In these years he most often planned to go to Italy. He would look forward to the time when he had finished a book or a group of stories and he would be free. These plans were so much a part of his existence that he forgot them, changed them, remade them without consultation or hesitation.
—Colm Toibin, The Master
I am engulfed by history in Florence. Something extraordinary happened here during the Renaissance. How did it happen? Leonardo, Michelangelo, Galileo, Brunelleschi, Machiavelli, the Medicis—all working together, sometimes across the street from one another.
The streets are narrow and irregular and it is sometimes difficult to find a place to walk. To pass another person you often have to step off into the roadway. It is like Robin Hood and Friar Tuck. A sense of intimacy is created, but it is sometimes dangerous as the cars go whizzing by.
Many of the buildings date from the Renaissance and before. Some are beautiful palazzos or civic buildings, meticulously preserved and thoroughly modernized within. Others are still quite shabby and in need of repair. At first, I am put off by this. But then I am actually back in time, several hundred years. Wandering about the commune then, not now. In the country, the homes and public buildings are painted the most delightful shades of orange, yellow and pink. There are no gray buildings in Tuscany.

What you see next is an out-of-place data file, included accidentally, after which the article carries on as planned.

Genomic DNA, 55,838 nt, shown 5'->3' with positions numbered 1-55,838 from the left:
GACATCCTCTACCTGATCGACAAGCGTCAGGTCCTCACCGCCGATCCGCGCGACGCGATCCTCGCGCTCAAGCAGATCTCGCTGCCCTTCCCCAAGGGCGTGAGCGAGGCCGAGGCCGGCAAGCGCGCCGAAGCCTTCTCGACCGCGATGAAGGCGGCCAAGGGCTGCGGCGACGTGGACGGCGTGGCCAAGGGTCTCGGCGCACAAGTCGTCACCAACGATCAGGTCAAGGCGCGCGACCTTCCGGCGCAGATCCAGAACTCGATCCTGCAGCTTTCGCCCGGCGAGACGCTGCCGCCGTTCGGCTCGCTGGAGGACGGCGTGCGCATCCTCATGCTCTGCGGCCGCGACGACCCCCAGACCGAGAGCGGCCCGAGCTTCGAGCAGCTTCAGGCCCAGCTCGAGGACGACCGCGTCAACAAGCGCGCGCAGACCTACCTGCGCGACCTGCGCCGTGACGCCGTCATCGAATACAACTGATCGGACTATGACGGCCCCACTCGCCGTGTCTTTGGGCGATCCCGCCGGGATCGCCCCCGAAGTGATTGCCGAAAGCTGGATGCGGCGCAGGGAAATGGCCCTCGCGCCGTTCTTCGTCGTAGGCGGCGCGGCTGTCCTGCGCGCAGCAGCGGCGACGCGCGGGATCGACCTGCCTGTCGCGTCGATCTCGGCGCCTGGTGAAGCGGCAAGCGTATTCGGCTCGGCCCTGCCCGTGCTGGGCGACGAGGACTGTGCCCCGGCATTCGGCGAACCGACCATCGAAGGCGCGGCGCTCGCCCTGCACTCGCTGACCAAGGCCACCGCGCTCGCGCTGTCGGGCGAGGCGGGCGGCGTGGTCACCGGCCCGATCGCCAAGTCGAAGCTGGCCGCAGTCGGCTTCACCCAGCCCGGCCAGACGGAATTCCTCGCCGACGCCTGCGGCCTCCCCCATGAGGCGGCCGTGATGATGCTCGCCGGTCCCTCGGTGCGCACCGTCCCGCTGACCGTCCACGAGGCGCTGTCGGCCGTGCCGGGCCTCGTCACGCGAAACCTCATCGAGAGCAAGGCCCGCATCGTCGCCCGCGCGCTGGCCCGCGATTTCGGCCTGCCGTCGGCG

On every street there are many small shops, each selling only a few items. The pattern is repeated in the next block, as well as on the next street over. So everything you need—bread, fruit and vegetables, a book, hardware, an espresso—is close to where you live. You go from place to place gathering the things you need. And along the way, you exchange a few and sometimes many words with the people you know—that is, if they are not already chatting with someone else.
In every town there is a central square and many smaller ones. They vibrate with talk and music and the activity of the surrounding banks, restaurants, bookshops, churches, artisans and whoever else is fortunate enough to be there. The piazza is the heart of an Italian town and brings a sense of community to those who live there. It is the place to go and to be seen. For many it is their “Third Place.”
I have been struck by the absence of plants and gardens in most Italian towns and villages. In this respect, they are quite unlike Paris and the other cities and villages in France. It is rare to find trees along the streets, parks in the open areas, or gardens in the center of the old towns of Italy. Of course, this is not the case outside the center. Indeed, in the hills and on the outskirts of Florence there are beautiful parks, villas with classic gardens and uncultivated open spaces with abundant trees and wildflowers.
Here in Italy I am thrown back upon myself like nowhere else. There is no one to talk to. No one I can understand. No one tries to talk with me. The phone never rings. I think this is what it must be like in paradise. There are people everywhere. But you cannot speak to any of them.